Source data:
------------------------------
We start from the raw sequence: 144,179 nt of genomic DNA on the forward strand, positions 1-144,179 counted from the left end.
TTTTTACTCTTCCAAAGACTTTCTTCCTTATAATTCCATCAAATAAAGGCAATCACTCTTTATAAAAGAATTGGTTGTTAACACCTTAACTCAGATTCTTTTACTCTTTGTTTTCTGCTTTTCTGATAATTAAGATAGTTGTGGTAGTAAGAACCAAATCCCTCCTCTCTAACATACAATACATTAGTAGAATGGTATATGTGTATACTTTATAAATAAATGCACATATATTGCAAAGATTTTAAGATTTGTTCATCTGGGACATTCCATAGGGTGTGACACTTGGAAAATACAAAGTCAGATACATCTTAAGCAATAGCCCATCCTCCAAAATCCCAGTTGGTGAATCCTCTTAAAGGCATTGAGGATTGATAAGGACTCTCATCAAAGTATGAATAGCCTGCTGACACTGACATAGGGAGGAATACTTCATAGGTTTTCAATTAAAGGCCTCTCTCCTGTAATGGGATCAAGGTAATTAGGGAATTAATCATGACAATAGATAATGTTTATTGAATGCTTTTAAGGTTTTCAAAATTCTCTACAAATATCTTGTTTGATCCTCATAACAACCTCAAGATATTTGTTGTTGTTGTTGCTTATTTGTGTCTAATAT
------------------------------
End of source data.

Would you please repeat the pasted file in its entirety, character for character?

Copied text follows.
We start from the raw sequence: 144,179 nt of genomic DNA on the forward strand, positions 1-144,179 counted from the left end.
TTTTTACTCTTCCAAAGACTTTCTTCCTTATAATTCCATCAAATAAAGGCAATCACTCTTTATAAAAGAATTGGTTGTTAACACCTTAACTCAGATTCTTTTACTCTTTGTTTTCTGCTTTTCTGATAATTAAGATAGTTGTGGTAGTAAGAACCAAATCCCTCCTCTCTAACATACAATACATTAGTAGAATGGTATATGTGTATACTTTATAAATAAATGCACATATATTGCAAAGATTTTAAGATTTGTTCATCTGGGACATTCCATAGGGTGTGACACTTGGAAAATACAAAGTCAGATACATCTTAAGCAATAGCCCATCCTCCAAAATCCCAGTTGGTGAATCCTCTTAAAGGCATTGAGGATTGATAAGGACTCTCATCAAAGTATGAATAGCCTGCTGACACTGACATAGGGAGGAATACTTCATAGGTTTTCAATTAAAGGCCTCTCTCCTGTAATGGGATCAAGGTAATTAGGGAATTAATCATGACAATAGATAATGTTTATTGAATGCTTTTAAGGTTTTCAAAATTCTCTACAAATATCTTGTTTGATCCTCATAACAACCTCAAGATATTTGTTGTTGTTGTTGCTTATTTGTGTCTAATAT